It is the first time it has made such proposals accessible to the public, and marks its commitment to transparency, said EU trade commissioner Cecilia Malmström at a press briefing yesterday.
She said the ‘textual proposals’ set out the exact language and binding commitments which the EU would like to see in the part of the agreement covering regulatory and rules issues. The eight proposals cover competition, food safety and animal and plant health, Customs issues, technical barriers to trade, small and medium-sized enterprises (SMEs), and government-to-government dispute settlement.
As part of the sanitary and phytosanitary measures (SPS) related proposals, the EU is keen to cut the time it takes the US to approve food imports from the EU, help the EU and regulators work more closely on issues such as animal welfare, and to uphold the EU’s strict food safety standards. This includes the creation of a single approval process for exports from all EU countries, just as there is for US exports to the EU.
The documents published stressed that both the EU and US have made it equally clear that the TTIP will not change existing food safety rules. "The EU will keep its restrictions on hormones or growth promoters in livestock farming, just as the US will keep its rules on microbial contaminants," said the EC.
During the briefing, Malmström gave an example of the proposed legal texts, taking the SPS issues as an example: "It underlines that each party reserves the right to regulate according to its own systems and standards, and that we foresee cooperation on a range of issues – for example animal welfare," she said, adding: "I hope to be able to make more materials available after the next round of talks, which take place in February."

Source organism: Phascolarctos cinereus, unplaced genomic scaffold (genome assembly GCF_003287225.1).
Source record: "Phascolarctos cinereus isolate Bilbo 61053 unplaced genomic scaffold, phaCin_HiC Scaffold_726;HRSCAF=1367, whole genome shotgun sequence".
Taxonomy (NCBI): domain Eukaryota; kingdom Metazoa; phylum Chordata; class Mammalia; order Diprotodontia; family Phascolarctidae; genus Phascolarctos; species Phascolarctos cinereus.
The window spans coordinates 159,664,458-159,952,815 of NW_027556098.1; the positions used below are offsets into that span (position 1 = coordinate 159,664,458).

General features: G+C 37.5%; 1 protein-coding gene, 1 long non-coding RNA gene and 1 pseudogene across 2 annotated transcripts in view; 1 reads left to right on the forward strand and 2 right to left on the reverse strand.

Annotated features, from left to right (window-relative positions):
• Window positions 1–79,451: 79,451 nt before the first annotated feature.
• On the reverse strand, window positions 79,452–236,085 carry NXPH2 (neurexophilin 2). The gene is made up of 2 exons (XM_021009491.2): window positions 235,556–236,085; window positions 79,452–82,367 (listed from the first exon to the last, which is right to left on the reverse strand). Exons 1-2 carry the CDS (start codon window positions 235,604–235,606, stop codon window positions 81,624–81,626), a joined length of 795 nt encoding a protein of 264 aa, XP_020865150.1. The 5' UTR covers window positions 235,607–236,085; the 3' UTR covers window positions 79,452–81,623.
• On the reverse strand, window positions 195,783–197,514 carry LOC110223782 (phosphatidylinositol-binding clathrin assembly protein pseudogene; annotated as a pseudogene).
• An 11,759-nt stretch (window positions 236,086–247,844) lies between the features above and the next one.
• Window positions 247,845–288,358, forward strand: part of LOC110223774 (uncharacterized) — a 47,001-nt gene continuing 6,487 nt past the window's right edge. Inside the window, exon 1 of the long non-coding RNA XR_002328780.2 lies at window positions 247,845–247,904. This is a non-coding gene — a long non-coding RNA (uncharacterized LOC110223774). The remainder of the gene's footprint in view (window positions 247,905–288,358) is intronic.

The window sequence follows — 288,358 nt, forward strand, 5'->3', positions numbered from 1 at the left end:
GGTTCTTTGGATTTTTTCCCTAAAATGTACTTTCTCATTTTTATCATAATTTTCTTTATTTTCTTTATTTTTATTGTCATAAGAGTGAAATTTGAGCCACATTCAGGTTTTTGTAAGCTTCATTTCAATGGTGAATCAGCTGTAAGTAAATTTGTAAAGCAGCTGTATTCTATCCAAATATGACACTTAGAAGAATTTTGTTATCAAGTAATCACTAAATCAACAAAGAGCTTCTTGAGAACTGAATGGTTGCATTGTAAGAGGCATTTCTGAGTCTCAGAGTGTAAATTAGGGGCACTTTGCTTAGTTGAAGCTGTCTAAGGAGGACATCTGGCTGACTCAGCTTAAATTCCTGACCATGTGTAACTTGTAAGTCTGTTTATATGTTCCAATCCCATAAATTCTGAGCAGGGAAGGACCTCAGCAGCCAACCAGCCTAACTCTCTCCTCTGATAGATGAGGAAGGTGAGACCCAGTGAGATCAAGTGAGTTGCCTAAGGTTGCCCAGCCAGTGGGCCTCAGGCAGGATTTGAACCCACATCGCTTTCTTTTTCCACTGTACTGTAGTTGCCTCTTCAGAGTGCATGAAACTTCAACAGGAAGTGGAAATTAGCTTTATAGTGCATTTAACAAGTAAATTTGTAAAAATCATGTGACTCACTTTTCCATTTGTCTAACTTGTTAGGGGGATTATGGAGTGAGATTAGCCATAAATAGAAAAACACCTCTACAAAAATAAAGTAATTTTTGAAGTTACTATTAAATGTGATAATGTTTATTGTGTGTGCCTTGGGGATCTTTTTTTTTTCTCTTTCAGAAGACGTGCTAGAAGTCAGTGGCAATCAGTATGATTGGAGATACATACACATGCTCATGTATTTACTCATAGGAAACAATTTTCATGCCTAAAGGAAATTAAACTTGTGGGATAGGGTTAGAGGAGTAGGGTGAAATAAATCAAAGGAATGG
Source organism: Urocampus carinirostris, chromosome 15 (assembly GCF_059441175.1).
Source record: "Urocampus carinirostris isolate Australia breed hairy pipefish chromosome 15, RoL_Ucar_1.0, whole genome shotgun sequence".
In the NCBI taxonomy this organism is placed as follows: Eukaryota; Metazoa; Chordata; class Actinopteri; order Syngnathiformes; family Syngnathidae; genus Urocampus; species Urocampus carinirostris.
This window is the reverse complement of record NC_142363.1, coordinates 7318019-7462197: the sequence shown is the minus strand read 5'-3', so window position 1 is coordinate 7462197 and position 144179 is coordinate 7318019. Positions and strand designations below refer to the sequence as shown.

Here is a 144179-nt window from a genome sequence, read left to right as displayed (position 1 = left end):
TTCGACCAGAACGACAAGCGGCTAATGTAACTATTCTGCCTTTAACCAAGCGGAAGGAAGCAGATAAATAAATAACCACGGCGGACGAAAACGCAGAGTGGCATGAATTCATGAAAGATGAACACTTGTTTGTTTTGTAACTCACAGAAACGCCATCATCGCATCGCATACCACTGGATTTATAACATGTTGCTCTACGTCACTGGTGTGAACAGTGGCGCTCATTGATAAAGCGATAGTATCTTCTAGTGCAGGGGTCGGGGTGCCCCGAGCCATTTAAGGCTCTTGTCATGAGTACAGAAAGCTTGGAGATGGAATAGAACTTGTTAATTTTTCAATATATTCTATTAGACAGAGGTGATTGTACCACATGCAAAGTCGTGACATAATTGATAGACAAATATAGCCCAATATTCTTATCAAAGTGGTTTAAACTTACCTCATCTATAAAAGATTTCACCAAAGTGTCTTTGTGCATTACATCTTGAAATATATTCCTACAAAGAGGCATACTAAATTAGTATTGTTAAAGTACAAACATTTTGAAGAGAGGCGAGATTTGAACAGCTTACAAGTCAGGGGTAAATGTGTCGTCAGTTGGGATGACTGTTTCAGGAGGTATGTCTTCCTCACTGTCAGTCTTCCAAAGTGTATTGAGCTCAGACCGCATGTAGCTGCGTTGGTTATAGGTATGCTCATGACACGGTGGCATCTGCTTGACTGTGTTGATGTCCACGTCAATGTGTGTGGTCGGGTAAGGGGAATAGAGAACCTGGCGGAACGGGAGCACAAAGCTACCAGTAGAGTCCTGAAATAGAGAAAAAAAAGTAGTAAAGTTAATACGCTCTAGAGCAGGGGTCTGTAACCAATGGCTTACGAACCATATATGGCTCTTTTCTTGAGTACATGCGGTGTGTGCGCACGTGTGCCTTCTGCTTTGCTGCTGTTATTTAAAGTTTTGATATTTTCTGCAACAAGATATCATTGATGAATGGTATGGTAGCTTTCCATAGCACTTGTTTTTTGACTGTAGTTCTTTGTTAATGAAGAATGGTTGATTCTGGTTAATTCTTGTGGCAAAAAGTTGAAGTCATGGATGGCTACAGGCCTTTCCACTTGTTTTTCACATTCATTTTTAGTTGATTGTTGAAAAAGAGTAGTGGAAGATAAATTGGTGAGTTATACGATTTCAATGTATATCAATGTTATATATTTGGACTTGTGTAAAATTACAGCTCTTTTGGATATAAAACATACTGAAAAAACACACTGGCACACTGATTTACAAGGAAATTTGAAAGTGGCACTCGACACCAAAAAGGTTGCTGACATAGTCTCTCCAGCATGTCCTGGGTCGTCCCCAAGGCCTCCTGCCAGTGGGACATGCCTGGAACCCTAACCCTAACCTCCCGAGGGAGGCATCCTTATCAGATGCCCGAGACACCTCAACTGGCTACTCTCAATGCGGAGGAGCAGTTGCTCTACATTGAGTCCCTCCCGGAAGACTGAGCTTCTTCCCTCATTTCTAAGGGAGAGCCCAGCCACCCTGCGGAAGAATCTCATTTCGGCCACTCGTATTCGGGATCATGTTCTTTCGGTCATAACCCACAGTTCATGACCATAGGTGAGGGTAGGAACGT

Responding to stories in the press this week, which have speculated on whether Protected Geographical Indication (PGI) could potentially be lost as an outcome of the TTIP talks, Daniel Rosario, spokesperson for the European Commission, told journalists at a press briefing on Tuesday (6 January): "What we can say is that the ongoing discussions in TTIP negotiations are about the protection of European intellectual property, including the geographical indications in the US.
"It is not about changing or lowering any food quality standards in Europe. We have made clear to our American counterparts that the protection of geographical indications is one of our main priorities, and we have not agreed, and will not agree, to reduce the protection of our geographical indications in Europe."
A fact sheet on the issue of intellectual property and geographical indications, published alongside the textual proposals for the TTIP, flagged up the concern that the US does not protect geographical indications from the EU, which could result in products such as Parma ham being used in a way that could mislead consumers.
The EC said that, as part of the negotiations, it wanted key improvements in the US system, "such as protection for an agreed list of EU GIs and enforcement rules against their misuse".